About the grammar

Martin v. Loewis martin at v.loewis.de
Mon Apr 19 08:58:11 CEST 2010

> Does any one knows why the grammar is so coded? Any intuition?

The 2.7 Grammar clarifies that:

# The reason that keywords are test nodes instead of NAME is that using
# NAME results in an ambiguity. ast.c makes sure it's a NAME.
argument: test [comp_for] | test '=' test

The ambiguity is this: if I have

foo(a, b = 2)

and have parsed it up to


then, if I get "b", should I enter the "test" clause (for the left
alternative) or the right clause? With the grammar being as stated,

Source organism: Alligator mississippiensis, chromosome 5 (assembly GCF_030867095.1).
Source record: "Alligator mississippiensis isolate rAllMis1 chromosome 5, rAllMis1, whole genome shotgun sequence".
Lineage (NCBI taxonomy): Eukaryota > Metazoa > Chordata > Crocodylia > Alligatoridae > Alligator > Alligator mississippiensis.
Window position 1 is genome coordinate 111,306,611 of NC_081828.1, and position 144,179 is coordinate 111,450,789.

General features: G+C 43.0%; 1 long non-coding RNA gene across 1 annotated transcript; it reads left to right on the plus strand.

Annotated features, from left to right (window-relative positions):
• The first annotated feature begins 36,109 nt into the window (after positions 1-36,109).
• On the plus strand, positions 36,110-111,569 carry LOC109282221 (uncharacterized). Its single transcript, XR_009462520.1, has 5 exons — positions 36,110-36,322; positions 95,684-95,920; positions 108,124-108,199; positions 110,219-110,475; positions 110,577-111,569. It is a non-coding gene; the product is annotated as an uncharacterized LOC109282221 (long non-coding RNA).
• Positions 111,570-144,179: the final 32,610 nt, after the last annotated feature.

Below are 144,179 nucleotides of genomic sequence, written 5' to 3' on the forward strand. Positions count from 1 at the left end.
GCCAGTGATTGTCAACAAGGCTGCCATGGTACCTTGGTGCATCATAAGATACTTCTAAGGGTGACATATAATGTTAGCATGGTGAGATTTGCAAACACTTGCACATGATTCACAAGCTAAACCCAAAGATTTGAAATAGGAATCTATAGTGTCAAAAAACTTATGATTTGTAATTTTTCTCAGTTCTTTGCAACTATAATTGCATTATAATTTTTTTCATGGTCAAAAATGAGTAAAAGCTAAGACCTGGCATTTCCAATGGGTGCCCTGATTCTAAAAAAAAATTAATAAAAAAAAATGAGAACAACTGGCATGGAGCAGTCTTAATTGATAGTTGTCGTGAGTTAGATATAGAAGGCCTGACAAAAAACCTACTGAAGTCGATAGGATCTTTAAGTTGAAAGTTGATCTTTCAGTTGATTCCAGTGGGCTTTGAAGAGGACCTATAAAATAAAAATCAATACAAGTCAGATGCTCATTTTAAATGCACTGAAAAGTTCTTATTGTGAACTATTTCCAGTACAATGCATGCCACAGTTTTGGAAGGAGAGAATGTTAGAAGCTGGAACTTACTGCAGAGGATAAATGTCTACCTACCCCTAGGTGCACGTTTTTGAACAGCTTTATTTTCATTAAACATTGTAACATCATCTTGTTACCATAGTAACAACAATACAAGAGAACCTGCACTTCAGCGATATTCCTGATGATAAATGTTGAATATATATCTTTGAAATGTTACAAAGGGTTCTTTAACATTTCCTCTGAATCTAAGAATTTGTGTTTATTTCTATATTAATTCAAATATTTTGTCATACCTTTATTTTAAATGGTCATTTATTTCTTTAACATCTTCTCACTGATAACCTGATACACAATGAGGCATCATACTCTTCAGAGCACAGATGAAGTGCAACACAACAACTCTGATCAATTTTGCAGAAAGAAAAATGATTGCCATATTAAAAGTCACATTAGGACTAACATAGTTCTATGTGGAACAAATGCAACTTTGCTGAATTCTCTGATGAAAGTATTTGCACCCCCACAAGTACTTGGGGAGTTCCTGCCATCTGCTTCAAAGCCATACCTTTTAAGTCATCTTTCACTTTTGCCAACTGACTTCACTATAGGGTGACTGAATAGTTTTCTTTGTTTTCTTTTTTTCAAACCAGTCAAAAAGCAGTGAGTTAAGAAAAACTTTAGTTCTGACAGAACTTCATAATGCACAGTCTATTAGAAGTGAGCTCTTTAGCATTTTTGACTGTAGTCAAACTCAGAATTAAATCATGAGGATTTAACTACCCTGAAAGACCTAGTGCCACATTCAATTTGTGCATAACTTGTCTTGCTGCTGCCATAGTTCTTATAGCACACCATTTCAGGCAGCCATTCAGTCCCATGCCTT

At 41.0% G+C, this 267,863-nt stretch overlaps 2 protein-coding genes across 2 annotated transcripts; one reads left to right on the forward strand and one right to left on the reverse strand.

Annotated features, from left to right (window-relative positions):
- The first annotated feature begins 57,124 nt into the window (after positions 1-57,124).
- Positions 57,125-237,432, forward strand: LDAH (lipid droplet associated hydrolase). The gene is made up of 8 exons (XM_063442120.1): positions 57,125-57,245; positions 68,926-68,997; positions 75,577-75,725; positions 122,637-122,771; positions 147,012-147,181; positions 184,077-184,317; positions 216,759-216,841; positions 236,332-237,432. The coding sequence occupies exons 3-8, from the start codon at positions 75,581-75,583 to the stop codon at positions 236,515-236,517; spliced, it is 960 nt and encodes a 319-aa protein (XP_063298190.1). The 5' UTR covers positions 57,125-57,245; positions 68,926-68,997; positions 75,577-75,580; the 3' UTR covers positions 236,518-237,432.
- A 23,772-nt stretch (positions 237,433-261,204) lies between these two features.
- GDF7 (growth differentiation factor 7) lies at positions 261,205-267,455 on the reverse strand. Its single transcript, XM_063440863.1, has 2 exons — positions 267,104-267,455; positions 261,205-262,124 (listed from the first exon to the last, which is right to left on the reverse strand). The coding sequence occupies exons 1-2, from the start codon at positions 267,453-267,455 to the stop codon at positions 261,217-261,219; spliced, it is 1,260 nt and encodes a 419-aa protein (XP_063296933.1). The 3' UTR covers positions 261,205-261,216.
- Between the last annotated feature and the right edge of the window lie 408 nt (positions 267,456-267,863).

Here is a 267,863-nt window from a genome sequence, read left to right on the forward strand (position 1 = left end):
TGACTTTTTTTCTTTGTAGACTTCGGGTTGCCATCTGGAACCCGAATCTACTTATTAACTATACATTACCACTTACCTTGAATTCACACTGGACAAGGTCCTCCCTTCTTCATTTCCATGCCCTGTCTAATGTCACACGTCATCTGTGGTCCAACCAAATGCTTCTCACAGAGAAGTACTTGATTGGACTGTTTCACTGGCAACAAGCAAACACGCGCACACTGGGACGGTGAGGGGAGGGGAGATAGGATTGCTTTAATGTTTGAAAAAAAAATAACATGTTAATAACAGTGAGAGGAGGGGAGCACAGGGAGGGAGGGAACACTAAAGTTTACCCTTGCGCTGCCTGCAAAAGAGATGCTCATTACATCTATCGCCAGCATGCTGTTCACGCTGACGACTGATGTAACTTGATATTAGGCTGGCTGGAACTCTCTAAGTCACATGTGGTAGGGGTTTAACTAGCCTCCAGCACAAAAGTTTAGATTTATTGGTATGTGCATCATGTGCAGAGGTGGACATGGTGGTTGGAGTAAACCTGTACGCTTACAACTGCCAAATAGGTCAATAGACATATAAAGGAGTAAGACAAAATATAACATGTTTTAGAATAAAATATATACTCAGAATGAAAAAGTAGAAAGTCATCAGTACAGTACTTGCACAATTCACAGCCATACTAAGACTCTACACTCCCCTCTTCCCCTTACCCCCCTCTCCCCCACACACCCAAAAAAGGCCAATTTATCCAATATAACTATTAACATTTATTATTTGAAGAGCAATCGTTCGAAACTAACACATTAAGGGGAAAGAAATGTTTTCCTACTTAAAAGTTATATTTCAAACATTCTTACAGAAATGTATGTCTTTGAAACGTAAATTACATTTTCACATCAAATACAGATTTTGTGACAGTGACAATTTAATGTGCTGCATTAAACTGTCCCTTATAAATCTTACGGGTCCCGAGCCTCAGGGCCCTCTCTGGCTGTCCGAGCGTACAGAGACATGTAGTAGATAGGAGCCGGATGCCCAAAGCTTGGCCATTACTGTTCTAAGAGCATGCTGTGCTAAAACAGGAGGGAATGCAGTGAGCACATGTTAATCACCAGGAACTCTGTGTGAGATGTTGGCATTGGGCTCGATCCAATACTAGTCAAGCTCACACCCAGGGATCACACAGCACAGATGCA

it can be parsed as

argument: test ([comp_for] | '=' test)

so that parsing always starts with a test. Afterwards, I either get a
'=', indicating a keyword argument, or not: the '=' is not in the FIRST
set of comp_for, so there is no ambiguity here.


More information about the Python-list mailing list